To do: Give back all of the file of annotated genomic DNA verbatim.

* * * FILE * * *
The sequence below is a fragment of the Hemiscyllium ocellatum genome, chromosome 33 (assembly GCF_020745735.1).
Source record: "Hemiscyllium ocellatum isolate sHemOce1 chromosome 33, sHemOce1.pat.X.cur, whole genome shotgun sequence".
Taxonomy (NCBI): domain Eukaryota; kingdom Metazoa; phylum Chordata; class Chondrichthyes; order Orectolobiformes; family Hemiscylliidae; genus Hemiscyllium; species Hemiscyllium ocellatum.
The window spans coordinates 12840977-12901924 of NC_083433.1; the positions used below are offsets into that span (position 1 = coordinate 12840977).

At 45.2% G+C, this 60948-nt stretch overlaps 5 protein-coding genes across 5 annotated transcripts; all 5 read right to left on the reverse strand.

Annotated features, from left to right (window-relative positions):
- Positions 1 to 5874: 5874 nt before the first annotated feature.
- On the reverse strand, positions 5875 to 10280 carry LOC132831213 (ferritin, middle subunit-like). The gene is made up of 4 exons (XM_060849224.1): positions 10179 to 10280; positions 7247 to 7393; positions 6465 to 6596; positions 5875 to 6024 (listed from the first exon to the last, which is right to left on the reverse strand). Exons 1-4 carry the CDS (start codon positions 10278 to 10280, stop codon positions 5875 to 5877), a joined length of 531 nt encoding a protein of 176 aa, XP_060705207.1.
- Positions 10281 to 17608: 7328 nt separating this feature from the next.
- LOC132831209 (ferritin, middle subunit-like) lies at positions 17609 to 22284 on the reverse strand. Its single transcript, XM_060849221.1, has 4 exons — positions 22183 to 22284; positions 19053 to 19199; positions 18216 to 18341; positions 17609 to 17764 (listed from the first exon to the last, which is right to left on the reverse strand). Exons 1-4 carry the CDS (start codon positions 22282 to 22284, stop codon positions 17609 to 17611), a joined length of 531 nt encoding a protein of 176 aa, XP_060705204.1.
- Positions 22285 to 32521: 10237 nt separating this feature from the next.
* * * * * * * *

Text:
The sequence below is a fragment of the Hemiscyllium ocellatum genome, chromosome 33 (assembly GCF_020745735.1).
Source record: "Hemiscyllium ocellatum isolate sHemOce1 chromosome 33, sHemOce1.pat.X.cur, whole genome shotgun sequence".
Taxonomy (NCBI): domain Eukaryota; kingdom Metazoa; phylum Chordata; class Chondrichthyes; order Orectolobiformes; family Hemiscylliidae; genus Hemiscyllium; species Hemiscyllium ocellatum.
The window spans coordinates 12840977-12901924 of NC_083433.1; the positions used below are offsets into that span (position 1 = coordinate 12840977).

At 45.2% G+C, this 60948-nt stretch overlaps 5 protein-coding genes across 5 annotated transcripts; all 5 read right to left on the reverse strand.

Annotated features, from left to right (window-relative positions):
- Positions 1 to 5874: 5874 nt before the first annotated feature.
- On the reverse strand, positions 5875 to 10280 carry LOC132831213 (ferritin, middle subunit-like). The gene is made up of 4 exons (XM_060849224.1): positions 10179 to 10280; positions 7247 to 7393; positions 6465 to 6596; positions 5875 to 6024 (listed from the first exon to the last, which is right to left on the reverse strand). Exons 1-4 carry the CDS (start codon positions 10278 to 10280, stop codon positions 5875 to 5877), a joined length of 531 nt encoding a protein of 176 aa, XP_060705207.1.
- Positions 10281 to 17608: 7328 nt separating this feature from the next.
- LOC132831209 (ferritin, middle subunit-like) lies at positions 17609 to 22284 on the reverse strand. Its single transcript, XM_060849221.1, has 4 exons — positions 22183 to 22284; positions 19053 to 19199; positions 18216 to 18341; positions 17609 to 17764 (listed from the first exon to the last, which is right to left on the reverse strand). Exons 1-4 carry the CDS (start codon positions 22282 to 22284, stop codon positions 17609 to 17611), a joined length of 531 nt encoding a protein of 176 aa, XP_060705204.1.
- Positions 22285 to 32521: 10237 nt separating this feature from the next.